Trump’s recognition of Golan could not have been possible without the clandestine support of Islamic countries. Trump’s plan (buttressed by regional leaders) for the Blessed Land – Palestine is clear: legitimize the current reality on the ground and then ask the Muslim world to accept a deleted Palestinian state and that it is part of the Islamic land for the entire Muslim Ummah.


US Envoy Stirs Controversy with Tweet criticising Imran Khan, Draws Ire from Pakistan

US Ambassador to Afghanistan John R. Bass has stirred controversy after taking to Twitter late Wednesday to ‘school’ Prime Minister Imran Khan on diplomacy while accusing him of ‘ball-tampering’ in the Afghan peace process. “Some aspects of cricket apply well in diplomacy, some do not. Imran Khan, important to resist temptation to ball-tamper with the Afghanistan peace process and its internal affairs,” he tweeted. The remarks drew a sharp response from Pakistan, with many wondering how a diplomatic representative could insult the prime minister of a neighbouring country by accusing him of being a cheat. Mosharraf Zaidi, columnist and activist, termed the Tweet an embarrassment for the US. He said the Foreign Office should respond — in a strong, swift and unflinching manner — to the diatribe. He added that mid-level bureaucrats publicly speaking like this about the prime minister (of Pakistan) is a red line. Imaan Zainab, lawyer, blogger and rights activist, also advised the US envoy to introspect. “The US talking about the ‘internal affairs’ of another country is laughable. Does the ambassador need to be reminded of US meddling in Chile, Vietnam, Nicaragua, Iran, Iraq… The list is long and Twitter characters are limited. Perhaps Bass ought to pick up a history book.” Government representatives too added their voices to the growing condemnation. Finance Minister Asad Umar criticised the US envoy and raised questions over the envoy’s diplomatic skills. “Your tweet shows you understand neither cricket nor diplomacy,” he said. “With the Afghan peace process at such a critical juncture, [I] hope the US will be able to find better diplomatic skills to deal with the delicate issues at hand.” The latest diplomatic falling out over the Afghan peace process stemmed from a news report stating that Prime Minister Imran Khan had “suggested” the setting up of an interim setup in Afghanistan. The premier had allegedly told journalists on Monday that forming an interim Afghan government would smooth peace talks between the United States and Taliban officials since the militant group refuses to speak to the current government, but the Foreign Office later said the remarks had been misreported. Afghanistan had recalled its own ambassador in Islamabad, and summoned Pakistan’s deputy ambassador in Kabul to discuss what it described as “irresponsible” remarks by Prime Minister Khan. The Afghan government deemed Khan’s statements as “an obvious example of Pakistan’s interventional policy and disrespect to the national sovereignty and determination of the people of Afghanistan,” an Afghan foreign affairs ministry spokesperson had said. In a tweet, US Special Envoy for Afghan Peace and Reconciliation Zalmay Khalilzad — who has been leading peace talks with the Taliban — had also appeared to criticise the prime minister’s reported comments. He said, “While Pakistan has made constructive contributions on the Afghan Peace Process, PM Khan’s comments did not.” [Source: Dawn]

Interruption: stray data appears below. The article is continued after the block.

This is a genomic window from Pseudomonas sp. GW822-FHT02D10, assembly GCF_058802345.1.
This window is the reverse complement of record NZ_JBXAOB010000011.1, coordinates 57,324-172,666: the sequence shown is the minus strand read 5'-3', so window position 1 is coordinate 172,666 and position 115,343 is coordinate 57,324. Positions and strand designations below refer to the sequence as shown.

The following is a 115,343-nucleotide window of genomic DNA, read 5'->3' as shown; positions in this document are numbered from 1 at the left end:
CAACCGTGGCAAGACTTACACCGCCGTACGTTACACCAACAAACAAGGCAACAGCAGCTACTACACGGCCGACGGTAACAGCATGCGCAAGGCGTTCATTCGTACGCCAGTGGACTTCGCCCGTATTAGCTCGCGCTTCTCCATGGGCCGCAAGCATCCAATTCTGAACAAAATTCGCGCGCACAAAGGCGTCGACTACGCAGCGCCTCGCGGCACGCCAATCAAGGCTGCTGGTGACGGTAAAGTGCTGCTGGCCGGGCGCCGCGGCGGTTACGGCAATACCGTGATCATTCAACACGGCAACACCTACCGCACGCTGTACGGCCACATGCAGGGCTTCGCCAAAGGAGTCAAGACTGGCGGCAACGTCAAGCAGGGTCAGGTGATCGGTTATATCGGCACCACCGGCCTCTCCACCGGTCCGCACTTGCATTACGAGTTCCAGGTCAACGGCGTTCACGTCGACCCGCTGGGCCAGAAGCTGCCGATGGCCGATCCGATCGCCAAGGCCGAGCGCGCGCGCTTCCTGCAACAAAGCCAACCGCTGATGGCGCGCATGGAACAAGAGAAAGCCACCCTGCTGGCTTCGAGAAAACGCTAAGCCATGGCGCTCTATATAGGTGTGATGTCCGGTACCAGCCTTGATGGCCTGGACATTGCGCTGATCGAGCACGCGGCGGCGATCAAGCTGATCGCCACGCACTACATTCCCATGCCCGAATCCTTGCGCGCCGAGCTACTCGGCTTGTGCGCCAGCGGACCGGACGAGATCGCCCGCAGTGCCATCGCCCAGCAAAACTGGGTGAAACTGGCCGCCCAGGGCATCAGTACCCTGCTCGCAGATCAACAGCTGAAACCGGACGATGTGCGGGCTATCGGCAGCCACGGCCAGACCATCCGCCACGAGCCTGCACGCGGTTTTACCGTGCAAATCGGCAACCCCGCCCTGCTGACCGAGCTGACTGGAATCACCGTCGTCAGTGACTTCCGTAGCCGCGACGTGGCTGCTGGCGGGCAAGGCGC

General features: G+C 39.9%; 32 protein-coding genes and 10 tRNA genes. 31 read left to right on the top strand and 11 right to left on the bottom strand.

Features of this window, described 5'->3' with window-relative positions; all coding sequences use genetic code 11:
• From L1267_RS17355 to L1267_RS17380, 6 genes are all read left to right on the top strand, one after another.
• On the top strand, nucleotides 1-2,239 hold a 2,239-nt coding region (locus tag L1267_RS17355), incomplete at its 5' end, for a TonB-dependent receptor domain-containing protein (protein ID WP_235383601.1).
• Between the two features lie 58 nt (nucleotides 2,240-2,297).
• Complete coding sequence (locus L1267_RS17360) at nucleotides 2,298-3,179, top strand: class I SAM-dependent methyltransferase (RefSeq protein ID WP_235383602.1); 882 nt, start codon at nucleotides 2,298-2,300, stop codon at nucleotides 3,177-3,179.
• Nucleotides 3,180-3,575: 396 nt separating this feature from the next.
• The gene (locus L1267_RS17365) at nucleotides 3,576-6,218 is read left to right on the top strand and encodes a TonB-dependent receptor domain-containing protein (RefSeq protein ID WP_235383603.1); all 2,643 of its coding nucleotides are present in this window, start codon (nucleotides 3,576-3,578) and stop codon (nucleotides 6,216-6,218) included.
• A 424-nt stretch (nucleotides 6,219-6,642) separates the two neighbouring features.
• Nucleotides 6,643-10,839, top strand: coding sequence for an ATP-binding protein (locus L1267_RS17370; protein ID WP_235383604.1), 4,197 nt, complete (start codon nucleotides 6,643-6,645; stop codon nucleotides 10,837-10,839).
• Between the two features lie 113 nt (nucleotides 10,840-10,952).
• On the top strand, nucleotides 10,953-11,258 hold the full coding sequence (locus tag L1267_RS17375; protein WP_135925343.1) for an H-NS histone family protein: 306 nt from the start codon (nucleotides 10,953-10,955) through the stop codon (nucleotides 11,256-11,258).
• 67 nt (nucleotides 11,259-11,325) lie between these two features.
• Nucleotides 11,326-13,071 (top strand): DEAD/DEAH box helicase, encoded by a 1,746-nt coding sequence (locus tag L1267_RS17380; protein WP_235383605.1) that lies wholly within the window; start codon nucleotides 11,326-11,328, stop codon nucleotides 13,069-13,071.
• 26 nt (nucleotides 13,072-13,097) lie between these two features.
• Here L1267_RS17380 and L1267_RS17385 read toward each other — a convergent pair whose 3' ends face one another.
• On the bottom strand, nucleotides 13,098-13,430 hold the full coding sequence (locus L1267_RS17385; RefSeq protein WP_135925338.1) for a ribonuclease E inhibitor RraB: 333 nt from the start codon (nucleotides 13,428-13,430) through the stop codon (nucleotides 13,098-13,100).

After Musharraf’s capitulation to America’s war on global terror in 2001, America has acted as if Pakistan is an extension of its sovereignty— the American Raj. Subsequently, both Bass and Khililzad behalf like modern day viceroys stationed in Pakistan to prosecute the rule of Pax Americana. What is disappointing are the simpleton statements issued by so-called defenders of Pakistan. No one has called for the expulsion of US diplomatic staff, and end to military cooperation with the US, the ejection of US multinational companies and cutting of all ties. The Pakistani ruling elite behave more like disgruntled slaves of America than independent thinkers!